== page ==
What business model pattern would a company like Zara - a vertically integrated clothing firm that controls retail, design, manufacturing, logistics, etc. of all their clothing - fall into?  Their competitive advantage is in speed and time to market. They are able to translate customer intelligence (wants, trends, fashions) much quicker through their wholly-owned chain vs. the comp.

In my mind, definitely not unbundling, Free, or multisided in my mnd.  That leaves Open and Long Tail.  Open doesn't feel right - they are vertically integrated, though they seemed to be manically focused on the customer.  Long Tail - but i don't think their value prop is selling less of more, per se.


Any perspectives here would be appreciated.  I'm thinking there are a lot of vertically integrated firms with a similar approach. 


A broader question - do most (if not all) business models fall into the five patterns?

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IMHO the set of patterns is just an small initial set, there are many more patterns out there and at different levels of granularity. And to make it really compete, there would be a need of a pattern language (see, for example, http://en.wikipedia.org/wiki/Pattern_language)

I have to agree with Erwin, the patterns identified in the BMG are certainly not intended as an exhaustive list. These are some of the more common, and studied patterns in the current literature.

It's quite possible that Zara is typical of a different pattern. Are there other companies that display the same, or similar approach in structuring their business? If you could identify one or two, then next step would be to see if they share common traits. From that you may be able to identify a separate pattern to test against others.

Erwin, Mike, you are both spot on. The 5 patterns in the book were just an initial set of popular and new management concepts described in the business model pattern language.

Mike, your suggestion of identifying companies with similar business model dynamics is a great suggestion. Maybe we could draw a pattern for vertically integrated firms. Zara's distinction is that it is particularly good at managing the information flow along the value chain and adapting its collection accordingly in an extremely short amount of time.

In my industry, another example is Apple - the quintessential "vertically integrated" example.  From Retail to Semiconductor design to software OS and Apps, they tightly control all aspects of the product.  I think this is a key aspect to all vertically integrated firms - their control over all aspects of the value chain that are most important.  Interestingly, they do not manufacture their silicon or devices - that is outsourced to TSMC or Samsung.

I remember reading Clayton Christensen say in regards to integration (conservation of integration)- that it is fluid.  It moves in the value chain to those problems that are hardest to solve (and where un-coincidentally the profits are).  Once those "hard problems" are solved (via standards), integration moves in the value chain to the next "hardest problem", and where the profits are/will be.  That concept resonates with me.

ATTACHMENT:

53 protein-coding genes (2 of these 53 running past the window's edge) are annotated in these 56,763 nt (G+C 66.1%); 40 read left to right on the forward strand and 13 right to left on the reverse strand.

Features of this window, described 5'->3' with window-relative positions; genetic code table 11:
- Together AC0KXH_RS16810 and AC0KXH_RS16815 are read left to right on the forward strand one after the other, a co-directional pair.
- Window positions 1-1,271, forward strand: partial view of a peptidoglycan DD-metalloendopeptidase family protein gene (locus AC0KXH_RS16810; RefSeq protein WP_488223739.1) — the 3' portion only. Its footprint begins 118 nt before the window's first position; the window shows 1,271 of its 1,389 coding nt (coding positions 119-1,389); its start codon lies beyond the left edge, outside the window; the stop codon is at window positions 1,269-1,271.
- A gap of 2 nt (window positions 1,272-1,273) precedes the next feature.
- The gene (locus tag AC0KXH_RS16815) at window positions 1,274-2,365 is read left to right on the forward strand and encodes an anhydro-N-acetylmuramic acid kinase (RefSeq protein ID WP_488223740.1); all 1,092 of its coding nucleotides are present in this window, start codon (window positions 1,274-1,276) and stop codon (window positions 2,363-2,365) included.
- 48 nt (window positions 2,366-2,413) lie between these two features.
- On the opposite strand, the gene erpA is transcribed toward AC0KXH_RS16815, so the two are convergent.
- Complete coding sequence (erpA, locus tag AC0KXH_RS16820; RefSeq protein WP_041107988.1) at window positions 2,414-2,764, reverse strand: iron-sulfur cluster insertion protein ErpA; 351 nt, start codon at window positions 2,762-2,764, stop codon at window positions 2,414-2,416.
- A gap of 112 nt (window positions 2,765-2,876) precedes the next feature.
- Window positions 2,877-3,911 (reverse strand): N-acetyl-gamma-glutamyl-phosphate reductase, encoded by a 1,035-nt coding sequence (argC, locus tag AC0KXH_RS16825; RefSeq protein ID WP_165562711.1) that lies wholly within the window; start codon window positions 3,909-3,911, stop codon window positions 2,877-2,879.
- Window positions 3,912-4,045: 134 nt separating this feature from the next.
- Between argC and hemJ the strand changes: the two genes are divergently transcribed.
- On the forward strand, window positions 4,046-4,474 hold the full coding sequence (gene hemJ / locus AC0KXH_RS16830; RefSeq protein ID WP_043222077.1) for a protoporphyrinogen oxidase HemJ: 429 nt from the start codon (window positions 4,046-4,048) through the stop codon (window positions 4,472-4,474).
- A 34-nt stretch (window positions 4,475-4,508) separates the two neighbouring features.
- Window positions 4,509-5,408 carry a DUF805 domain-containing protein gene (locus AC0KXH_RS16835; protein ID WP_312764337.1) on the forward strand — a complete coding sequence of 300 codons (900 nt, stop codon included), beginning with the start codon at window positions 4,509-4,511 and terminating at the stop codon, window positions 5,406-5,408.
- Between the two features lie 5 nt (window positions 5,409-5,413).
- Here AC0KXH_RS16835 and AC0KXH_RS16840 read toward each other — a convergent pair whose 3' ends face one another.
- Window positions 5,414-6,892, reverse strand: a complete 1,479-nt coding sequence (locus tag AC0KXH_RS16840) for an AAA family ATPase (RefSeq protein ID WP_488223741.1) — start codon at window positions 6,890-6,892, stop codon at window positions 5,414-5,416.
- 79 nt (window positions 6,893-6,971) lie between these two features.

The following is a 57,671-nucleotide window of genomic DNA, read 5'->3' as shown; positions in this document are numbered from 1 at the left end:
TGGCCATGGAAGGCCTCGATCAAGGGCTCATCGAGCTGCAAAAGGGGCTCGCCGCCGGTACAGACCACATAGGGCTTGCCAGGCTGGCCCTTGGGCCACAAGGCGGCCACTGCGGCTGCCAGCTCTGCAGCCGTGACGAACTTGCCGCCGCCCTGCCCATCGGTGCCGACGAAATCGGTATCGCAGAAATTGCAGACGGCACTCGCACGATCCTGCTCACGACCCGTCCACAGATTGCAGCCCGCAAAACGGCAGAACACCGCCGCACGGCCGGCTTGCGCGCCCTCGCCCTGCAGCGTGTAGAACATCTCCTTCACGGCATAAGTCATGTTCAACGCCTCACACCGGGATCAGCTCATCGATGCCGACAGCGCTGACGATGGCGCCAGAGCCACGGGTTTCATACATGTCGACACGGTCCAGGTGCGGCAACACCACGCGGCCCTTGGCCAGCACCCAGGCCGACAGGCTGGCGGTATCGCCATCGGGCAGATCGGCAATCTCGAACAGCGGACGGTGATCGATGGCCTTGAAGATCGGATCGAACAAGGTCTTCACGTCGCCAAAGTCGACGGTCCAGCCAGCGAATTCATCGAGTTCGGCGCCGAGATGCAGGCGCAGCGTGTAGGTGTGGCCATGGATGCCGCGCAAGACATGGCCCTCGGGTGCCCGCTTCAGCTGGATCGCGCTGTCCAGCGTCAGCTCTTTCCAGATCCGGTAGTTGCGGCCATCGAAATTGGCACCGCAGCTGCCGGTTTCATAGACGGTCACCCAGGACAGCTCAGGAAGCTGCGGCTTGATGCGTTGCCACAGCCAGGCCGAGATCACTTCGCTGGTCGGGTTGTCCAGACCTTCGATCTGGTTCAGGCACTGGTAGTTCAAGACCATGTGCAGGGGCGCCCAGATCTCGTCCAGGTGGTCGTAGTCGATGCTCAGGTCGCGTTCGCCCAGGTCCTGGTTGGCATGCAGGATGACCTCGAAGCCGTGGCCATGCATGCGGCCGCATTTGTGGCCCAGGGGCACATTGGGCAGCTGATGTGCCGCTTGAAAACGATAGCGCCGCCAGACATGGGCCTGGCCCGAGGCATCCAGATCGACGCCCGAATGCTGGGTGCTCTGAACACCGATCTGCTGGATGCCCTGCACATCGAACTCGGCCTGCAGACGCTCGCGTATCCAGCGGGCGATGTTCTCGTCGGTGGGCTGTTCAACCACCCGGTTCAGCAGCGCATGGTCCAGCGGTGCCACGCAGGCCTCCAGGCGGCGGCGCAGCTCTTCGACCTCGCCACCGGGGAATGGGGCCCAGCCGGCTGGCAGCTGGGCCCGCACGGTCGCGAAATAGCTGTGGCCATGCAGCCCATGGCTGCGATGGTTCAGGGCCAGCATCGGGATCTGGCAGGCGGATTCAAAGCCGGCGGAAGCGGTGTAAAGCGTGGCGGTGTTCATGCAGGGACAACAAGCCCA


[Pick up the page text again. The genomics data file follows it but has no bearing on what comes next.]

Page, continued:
So, IMHO vertically integrated models arise when there are hard problems that cannot be solved - that may be a general pattern.  Their achillies heel appears to be scale - horizontal models usually do them in via scale advantage.  But, with Zara, and Apple, this vertically integrated model really seems to be their comp advantage, where they are tackling problems that can't be solved otherwise.  The Andoid battle with Apple is most interesting..Can the Honeycomb (and follow ons) OS really deliver an on-par experience with the tightly controlled experience of Apple's iOS/iPad? 

Some interesting comments Rick.Your mention of the vertical pattern of Apple vs the scale pattern of Android makes me wonder whether we haven"t seen this integration battle play out before, historically, think Beta-VHS, Mac vs Windows computers. 

The later example raises a point Alex has spoken to many times. I don't think Apple has changed a great deal of its integration philosophy from the time leading up to, during the departure of Jobs. Yet over that period the company lost a lost of ground, and were in difficult times.

The key, I believe, to the turn around in that company was the development and recognition of the 'environment' approach to go along with the high end design and quality of the products that became the ipod success. The effective integration and control of the product development and manufacturing is only part of the equation, the other part is the business model that extended the product to an environment. Would Apple have been so successful if the ipod was just another personal listening device with slick design and a much higher price tag than the Rio or the Walkman?